Faced with a declining walleye population, the Minnesota Department of Natural Resources (DNR) will change fishing regulations on Mille Lacs Lake in 2013 to protect the lake’s younger and smaller walleye.
The agency shared potential regulation options with citizens Wednesday, Feb. 27, during a public input gathering at a town hall near Garrison.
“We are fully committed to doing whatever is necessary to improve the walleye population as fast, fairly and efficiently as possible,” said Dirk Peterson, DNR fisheries chief. “Mille Lacs is one of the premier walleye lakes in Minnesota and continues to be a great place to fish. However, we need to reduce walleye mortality on certain sized fish and that will translate into different regulations for the upcoming season.”
DNR fisheries experts are considering three length-based regulation options to ensure the state’s walleye harvest is below the safe harvest level of 178,500 pounds and combined state-tribal safe harvest level of 250,000 pounds. The options would allow anglers to keep walleye from 17- to 19-inches, 18- to 20-inches or 19- to 21-inches and, potentially, one trophy walleye longer than 28 inches. The DNR has not yet decided which 2-inch length option it will select.
The agency also is considering additional regulations to reduce walleye mortality. Options include an extended night fishing ban, reduced bag limits, the use of circle hooks for live bait and live bait restrictions. New regulations to potentially increase the harvest on smallmouth bass and northern pike also are being discussed as both are predators of walleye and the prey that walleye eat. All of these options would reduce walleye fishing mortality to varying degrees.
A decision on the slot limit length, daily bag limits, and other options is expected in early March. Currently, anglers must immediately release all walleye from 17- to 28-inches; the possession limit is four with only one longer than 28 inches. “The DNR is taking a broader look at regulation options because the safe harvest is at the lowest level since treaty management began in 1997, and a new length-based regulation by itself may not be sufficient,” Peterson said. “We are listening to anglers, business owners and others to identify a set of options that protects small fish and is as acceptable as possible to those who enjoy and economically benefit from the lake.”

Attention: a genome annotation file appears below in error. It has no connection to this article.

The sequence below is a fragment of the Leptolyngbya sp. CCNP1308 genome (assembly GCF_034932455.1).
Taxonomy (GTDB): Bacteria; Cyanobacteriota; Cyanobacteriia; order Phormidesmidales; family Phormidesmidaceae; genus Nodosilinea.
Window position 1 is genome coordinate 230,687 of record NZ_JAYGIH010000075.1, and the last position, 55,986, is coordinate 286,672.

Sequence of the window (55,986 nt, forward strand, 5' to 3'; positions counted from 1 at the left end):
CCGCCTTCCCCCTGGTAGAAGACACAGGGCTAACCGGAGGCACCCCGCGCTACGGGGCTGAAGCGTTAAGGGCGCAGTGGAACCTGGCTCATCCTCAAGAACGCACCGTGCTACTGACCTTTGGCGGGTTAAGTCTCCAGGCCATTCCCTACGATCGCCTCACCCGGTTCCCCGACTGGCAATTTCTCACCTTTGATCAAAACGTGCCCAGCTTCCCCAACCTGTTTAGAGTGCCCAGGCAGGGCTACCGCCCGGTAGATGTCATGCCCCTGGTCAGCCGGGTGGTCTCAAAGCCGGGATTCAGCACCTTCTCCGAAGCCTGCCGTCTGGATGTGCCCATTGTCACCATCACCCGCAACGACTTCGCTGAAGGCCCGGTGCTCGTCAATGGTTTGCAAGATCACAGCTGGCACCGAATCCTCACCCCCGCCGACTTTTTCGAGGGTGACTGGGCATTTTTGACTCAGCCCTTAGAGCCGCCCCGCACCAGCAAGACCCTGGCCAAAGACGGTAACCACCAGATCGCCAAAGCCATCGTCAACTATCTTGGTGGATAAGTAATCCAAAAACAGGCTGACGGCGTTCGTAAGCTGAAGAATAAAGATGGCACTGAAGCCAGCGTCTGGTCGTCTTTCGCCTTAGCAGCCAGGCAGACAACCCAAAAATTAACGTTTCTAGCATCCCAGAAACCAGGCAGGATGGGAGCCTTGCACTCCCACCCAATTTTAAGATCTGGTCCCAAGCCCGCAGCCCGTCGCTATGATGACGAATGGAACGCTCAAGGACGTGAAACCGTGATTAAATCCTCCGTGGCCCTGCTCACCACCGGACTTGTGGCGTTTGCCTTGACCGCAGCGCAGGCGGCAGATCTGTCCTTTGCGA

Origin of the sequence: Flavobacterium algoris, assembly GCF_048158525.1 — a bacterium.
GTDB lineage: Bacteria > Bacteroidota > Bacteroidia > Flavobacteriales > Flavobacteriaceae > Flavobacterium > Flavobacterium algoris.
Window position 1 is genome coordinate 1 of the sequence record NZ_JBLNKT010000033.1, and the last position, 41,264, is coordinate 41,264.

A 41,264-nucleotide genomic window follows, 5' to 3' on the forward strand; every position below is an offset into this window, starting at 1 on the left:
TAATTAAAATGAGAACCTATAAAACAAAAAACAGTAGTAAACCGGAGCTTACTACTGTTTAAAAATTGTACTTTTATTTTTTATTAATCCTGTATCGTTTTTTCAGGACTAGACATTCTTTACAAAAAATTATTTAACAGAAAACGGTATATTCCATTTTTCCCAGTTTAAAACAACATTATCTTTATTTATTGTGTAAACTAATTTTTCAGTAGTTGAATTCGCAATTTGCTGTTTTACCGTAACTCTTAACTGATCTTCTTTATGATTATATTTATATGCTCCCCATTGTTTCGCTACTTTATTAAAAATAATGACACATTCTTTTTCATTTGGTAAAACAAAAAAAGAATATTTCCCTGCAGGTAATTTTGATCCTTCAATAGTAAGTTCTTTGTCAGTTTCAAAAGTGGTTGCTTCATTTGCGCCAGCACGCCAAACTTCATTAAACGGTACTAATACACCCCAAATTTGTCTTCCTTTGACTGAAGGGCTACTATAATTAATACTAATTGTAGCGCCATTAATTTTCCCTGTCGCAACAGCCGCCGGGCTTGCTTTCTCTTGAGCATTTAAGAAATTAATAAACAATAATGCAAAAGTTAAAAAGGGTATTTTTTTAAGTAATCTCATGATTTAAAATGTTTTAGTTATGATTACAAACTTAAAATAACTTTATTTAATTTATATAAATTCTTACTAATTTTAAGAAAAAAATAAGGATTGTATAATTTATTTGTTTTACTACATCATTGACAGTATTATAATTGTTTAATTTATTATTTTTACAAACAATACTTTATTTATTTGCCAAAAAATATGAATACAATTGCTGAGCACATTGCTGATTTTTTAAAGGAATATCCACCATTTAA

Peterson said it is especially important for regulations to help conserve the lake’s large 2008 walleye year class because currently no strong year class is coming up behind these 16- to 17-inch fish.
Walleye in the 14- to 18-inch range, especially males, have been harvested heavily. That’s because state slot limits allowed anglers to keep this size fish and tribal nets also selectively catch fish in this size range.
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Protective smallmouth bass and northern pike regulations may also have played a role in decreasing walleye numbers because they prey on young walleye and are competitors for the forage species walleye prey upon.
For Mille Lacs anglers, a 2-inch harvest slot limit would not be unprecedented. Two-inch harvest slots were implemented in 2001, 2002 and 2007. Similarly, angler kill has been below the 2013 allocation four of the past 10 years.
Peterson said one of the emerging challenges of managing Mille Lacs is the complexity added by the evolving biological implications of Eurasian watermilfoil, spiny waterfleas and zebra mussels. The impacts and interactions of these unwanted aquatic invasive species are not well understood but are making the lake increasingly unpredictable.
For example, Eurasian watermilfoil has created more habitat for pike and bass. Zebra mussels are changing the nature of bottom substrates. Spiny water fleas may be competing with larval fish for small zooplankton. Climate and weather conditions – namely warmer weather patterns – also have resulted in low tullibee numbers and higher hooking mortality due to warmer water temperatures.
“There’s a lot we know about Mille Lacs Lake, but it is a complex system and there’s much we don’t know, too,” Peterson said. “What anglers should know is that we are committed to fixing this problem and providing quality walleye fishing for generations to come.”
The DNR has raised a number of conservation concerns this past year with Chippewa bands based on walleye population structure changes that may be linked to past state and tribal harvest strategies.
Based on population estimates, the bands voluntarily reduced their walleye harvest allocation from 142,500 pounds to 71,250 pounds for the 2013 fishing season, which allowed a higher safe harvest level for state anglers.